The hero is whisked to the scene of the explosion on the back of a jet ski. He then rises handily into the air, armed with the weapons needed to obliterate the villain.
While it may sound like the scene from a James Bond movie, it’s actually a demonstration of the latest firefighting technology. And it’s happening in Dubai.
The global firefighting community has a history of employing various, amazing techniques in its battle to protect and rescue us from natural and man-made fires. From hotshots and smoke jumpers to pilots dousing swathes of land with fire-retardant, these heroes routinely take on the worst of our fiery problems.
In large coastal cities like Dubai, however, the heavy traffic was presenting a huge problem to first responders. Firefighters needed a way to quickly access fires on boats and bridges, and in shoreline buildings (even those with internal and external sprinkler systems). The solution they’ve chosen is called “the Dolphin.”
“Dubai is one of the fastest growing future cities in the world; with its modern skyscrapers and vast infrastructure it has always been a world leader in adapting new technology to improve and save people’s lives.” — Dubai’s Director-General of Civil Defence
The Dolphin is a water-powered jetpack that enables a firefighter to soar high above a coastal fire. Once in position, he’s able to quickly and efficiently extinguish the blaze with a hose that can dump hundreds of gallons of sea water in a matter of minutes.
The Dolphin is the creation of Martin Aircraft Company, based in New Zealand. The company has a history of doing business with Dubai. In fact…
This isn’t Dubai’s first venture into jetpack firefighting technology.
In 2015, the city moved to protect its forest of skyscrapers (including the world’s tallest) by ordering 20 Martin Jetpacks for its firefighters. The incredible machines each have a 200-horsepower fan-driven engine, and can attain a speed of 45 mph and an altitude of 3,000 feet.
These jetpacks allow Dubai’s firefighters to access areas even helicopters can’t reach. And they can even be piloted remotely.According to a statement made by Martin Aircraft, “The jetpack can take off and land vertically (VTOL) and because of its small dimensions, can operate in confined spaces such as close to or between buildings, near trees or in confined areas that other VTOL aircraft such as helicopters cannot access.”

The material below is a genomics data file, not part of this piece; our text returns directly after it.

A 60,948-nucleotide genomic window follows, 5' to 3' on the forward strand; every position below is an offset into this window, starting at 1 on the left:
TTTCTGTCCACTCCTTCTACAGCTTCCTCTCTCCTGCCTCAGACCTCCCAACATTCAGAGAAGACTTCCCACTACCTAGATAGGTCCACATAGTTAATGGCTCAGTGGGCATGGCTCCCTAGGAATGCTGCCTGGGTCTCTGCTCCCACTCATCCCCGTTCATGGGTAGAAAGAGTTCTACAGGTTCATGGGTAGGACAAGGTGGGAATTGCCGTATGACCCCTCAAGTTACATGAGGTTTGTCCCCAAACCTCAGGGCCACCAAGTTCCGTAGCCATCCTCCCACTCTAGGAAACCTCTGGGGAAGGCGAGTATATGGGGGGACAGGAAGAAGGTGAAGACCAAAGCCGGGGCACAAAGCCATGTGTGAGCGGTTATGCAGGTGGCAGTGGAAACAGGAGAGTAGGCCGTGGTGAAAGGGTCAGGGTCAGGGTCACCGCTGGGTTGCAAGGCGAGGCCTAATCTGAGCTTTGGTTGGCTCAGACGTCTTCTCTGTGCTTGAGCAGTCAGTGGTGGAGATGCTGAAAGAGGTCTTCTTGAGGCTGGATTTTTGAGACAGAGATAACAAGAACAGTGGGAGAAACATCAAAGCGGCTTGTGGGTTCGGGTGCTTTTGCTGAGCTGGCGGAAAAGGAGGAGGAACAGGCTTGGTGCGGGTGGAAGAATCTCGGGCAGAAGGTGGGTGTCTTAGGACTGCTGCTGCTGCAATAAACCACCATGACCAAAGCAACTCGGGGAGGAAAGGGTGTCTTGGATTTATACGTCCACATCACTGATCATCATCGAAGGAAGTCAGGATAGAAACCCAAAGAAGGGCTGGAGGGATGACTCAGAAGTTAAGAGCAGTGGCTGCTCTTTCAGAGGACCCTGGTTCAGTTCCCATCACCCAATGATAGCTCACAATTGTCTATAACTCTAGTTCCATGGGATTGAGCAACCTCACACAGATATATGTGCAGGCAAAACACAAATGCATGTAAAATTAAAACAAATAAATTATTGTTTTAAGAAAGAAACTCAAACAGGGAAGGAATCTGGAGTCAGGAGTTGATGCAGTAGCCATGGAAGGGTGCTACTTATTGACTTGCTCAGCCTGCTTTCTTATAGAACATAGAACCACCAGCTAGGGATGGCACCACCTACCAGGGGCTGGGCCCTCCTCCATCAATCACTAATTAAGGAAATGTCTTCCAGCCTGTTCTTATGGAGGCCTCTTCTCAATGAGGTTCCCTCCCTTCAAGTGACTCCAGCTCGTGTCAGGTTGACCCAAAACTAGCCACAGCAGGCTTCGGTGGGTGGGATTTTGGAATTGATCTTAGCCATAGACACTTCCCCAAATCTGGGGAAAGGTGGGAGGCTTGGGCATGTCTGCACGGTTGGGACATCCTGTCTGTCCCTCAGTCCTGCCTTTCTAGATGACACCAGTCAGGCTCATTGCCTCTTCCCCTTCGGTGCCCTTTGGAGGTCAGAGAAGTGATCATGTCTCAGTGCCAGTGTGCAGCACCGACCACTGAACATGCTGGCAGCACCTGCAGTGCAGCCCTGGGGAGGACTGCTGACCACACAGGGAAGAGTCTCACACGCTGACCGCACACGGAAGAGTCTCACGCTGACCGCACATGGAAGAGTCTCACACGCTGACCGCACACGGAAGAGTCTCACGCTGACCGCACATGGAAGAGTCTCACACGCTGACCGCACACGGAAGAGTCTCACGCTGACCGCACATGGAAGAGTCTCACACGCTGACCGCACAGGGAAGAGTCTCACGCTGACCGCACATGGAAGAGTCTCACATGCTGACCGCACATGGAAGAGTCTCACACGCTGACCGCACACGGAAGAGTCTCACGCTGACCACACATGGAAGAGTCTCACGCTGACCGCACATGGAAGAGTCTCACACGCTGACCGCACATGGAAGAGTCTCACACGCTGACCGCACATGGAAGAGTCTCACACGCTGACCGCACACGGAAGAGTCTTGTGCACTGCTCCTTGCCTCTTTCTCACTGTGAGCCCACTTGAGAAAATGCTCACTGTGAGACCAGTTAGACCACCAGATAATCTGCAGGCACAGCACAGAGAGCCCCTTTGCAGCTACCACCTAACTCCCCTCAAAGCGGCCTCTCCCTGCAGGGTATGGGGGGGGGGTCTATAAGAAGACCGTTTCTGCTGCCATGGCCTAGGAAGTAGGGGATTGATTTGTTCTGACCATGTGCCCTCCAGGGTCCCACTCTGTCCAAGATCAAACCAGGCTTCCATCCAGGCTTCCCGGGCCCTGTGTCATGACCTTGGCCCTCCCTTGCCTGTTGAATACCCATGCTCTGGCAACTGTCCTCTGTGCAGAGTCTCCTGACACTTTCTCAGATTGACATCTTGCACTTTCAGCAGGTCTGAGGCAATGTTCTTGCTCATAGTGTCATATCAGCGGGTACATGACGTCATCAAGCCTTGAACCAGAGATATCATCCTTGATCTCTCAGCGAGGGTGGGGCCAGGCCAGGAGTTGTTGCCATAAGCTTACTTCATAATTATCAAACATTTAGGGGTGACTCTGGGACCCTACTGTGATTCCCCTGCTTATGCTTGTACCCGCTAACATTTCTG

The city also purchased two simulators for training purposes.
Dubai’s Director-General of Civil Defence stated that “Dubai is one of the fastest growing future cities in the world; with its modern skyscrapers and vast infrastructure it has always been a world leader in adapting new technology to improve and save people’s lives.”
The Martin Jetpack is a result of 30 years of research. But it hasn’t always been smooth sailing. Glen Martin developed the concept in his garage in 1981. The first prototype was finally unveiled at the Experimental Aircraft Association’s 2008 AirVenture in Oshkosh, Wisconsin.
That initial demonstration was viewed as a huge disappointment to most. The craft was only able to hover a few feet above the ground. Critics argued that he would never get much higher than that. Martin proved them wrong.
After a series of design improvements, a test flight in May 2011 soared 5,000 feet into the New Zealand sky. Had the machine been holding a live person instead of a 150-pound dummy, it would have smashed the record for the longest and highest jetpack flight ever.
In December of 2015, the first manned public demonstration of the Martin Jetpack was held in the Chinese coastal city of Shenzhen. Check it out:
Since that time, design improvements have continued. The latest prototype, dubbed P12, is specifically geared toward first responders. It’s lighter than previous models and offers improved maneuverability.
But these latest changes have been made without the help of Glen Martin. He unexpectedly resigned from Martin Aircraft in June 2015, citing that the company had moved away from his original vision. His parting words to the Board of Directors: “Don’t muck it up.” (Or something to that effect.)